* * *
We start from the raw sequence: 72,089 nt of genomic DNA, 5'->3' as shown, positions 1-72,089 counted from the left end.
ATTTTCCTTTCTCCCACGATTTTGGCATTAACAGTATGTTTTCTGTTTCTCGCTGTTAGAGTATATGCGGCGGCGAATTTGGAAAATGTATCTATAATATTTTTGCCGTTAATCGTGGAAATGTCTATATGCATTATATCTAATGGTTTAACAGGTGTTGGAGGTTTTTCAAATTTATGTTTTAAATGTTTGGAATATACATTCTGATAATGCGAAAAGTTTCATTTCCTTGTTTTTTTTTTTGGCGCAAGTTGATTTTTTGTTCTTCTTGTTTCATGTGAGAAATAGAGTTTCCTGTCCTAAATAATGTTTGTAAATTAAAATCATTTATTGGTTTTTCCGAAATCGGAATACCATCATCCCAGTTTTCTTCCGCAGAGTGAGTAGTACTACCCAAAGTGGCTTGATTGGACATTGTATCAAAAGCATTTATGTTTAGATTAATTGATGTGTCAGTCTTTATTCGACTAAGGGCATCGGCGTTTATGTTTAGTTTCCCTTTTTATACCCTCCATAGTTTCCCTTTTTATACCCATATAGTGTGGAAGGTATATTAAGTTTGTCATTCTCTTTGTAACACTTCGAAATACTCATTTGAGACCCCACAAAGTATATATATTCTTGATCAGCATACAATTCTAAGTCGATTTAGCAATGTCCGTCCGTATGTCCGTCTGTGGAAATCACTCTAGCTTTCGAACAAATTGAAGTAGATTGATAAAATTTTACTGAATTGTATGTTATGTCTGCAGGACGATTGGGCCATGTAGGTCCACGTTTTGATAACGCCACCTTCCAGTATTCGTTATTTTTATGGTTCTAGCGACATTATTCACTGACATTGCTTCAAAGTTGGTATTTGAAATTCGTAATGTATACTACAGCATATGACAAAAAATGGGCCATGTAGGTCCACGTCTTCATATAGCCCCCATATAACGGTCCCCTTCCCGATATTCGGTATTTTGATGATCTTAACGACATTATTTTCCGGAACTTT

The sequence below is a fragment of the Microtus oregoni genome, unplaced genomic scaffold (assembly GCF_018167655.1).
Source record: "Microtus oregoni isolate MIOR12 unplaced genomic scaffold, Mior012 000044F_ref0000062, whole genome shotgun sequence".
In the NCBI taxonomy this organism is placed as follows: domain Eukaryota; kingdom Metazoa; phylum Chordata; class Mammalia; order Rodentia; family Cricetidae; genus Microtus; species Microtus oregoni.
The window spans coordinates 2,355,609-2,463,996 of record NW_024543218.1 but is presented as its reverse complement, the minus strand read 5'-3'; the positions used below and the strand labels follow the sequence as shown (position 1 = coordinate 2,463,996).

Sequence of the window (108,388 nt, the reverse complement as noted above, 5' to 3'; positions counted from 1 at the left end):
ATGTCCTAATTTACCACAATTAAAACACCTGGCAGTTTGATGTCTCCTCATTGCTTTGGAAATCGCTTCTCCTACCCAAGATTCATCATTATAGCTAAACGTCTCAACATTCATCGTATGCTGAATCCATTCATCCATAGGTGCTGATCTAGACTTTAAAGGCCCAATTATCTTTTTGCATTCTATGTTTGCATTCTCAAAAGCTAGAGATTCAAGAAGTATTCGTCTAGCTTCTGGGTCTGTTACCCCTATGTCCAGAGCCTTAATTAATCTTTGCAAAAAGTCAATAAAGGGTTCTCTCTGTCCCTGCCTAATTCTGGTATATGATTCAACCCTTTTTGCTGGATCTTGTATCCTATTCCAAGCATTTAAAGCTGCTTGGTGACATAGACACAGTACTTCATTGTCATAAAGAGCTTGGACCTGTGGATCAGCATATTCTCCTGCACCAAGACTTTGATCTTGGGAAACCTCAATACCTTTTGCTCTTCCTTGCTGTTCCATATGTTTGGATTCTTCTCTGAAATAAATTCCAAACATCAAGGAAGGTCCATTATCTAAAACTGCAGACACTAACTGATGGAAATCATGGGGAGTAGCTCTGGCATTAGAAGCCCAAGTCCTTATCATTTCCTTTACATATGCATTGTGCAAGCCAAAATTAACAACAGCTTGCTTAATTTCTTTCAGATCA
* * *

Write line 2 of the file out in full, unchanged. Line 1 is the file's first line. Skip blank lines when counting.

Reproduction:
ATTTTCCTTTCTCCCACGATTTTGGCATTAACAGTATGTTTTCTGTTTCTCGCTGTTAGAGTATATGCGGCGGCGAATTTGGAAAATGTATCTATAATATTTTTGCCGTTAATCGTGGAAATGTCTATATGCATTATATCTAATGGTTTAACAGGTGTTGGAGGTTTTTCAAATTTATGTTTTAAATGTTTGGAATATACATTCTGATAATGCGAAAAGTTTCATTTCCTTGTTTTTTTTTTTGGCGCAAGTTGATTTTTTGTTCTTCTTGTTTCATGTGAGAAATAGAGTTTCCTGTCCTAAATAATGTTTGTAAATTAAAATCATTTATTGGTTTTTCCGAAATCGGAATACCATCATCCCAGTTTTCTTCCGCAGAGTGAGTAGTACTACCCAAAGTGGCTTGATTGGACATTGTATCAAAAGCATTTATGTTTAGATTAATTGATGTGTCAGTCTTTATTCGACTAAGGGCATCGGCGTTTATGTTTAGTTTCCCTTTTTATACCCTCCATAGTTTCCCTTTTTATACCCATATAGTGTGGAAGGTATATTAAGTTTGTCATTCTCTTTGTAACACTTCGAAATACTCATTTGAGACCCCACAAAGTATATATATTCTTGATCAGCATACAATTCTAAGTCGATTTAGCAATGTCCGTCCGTATGTCCGTCTGTGGAAATCACTCTAGCTTTCGAACAAATTGAAGTAGATTGATAAAATTTTACTGAATTGTATGTTATGTCTGCAGGACGATTGGGCCATGTAGGTCCACGTTTTGATAACGCCACCTTCCAGTATTCGTTATTTTTATGGTTCTAGCGACATTATTCACTGACATTGCTTCAAAGTTGGTATTTGAAATTCGTAATGTATACTACAGCATATGACAAAAAATGGGCCATGTAGGTCCACGTCTTCATATAGCCCCCATATAACGGTCCCCTTCCCGATATTCGGTATTTTGATGATCTTAACGACATTATTTTCCGGAACTTT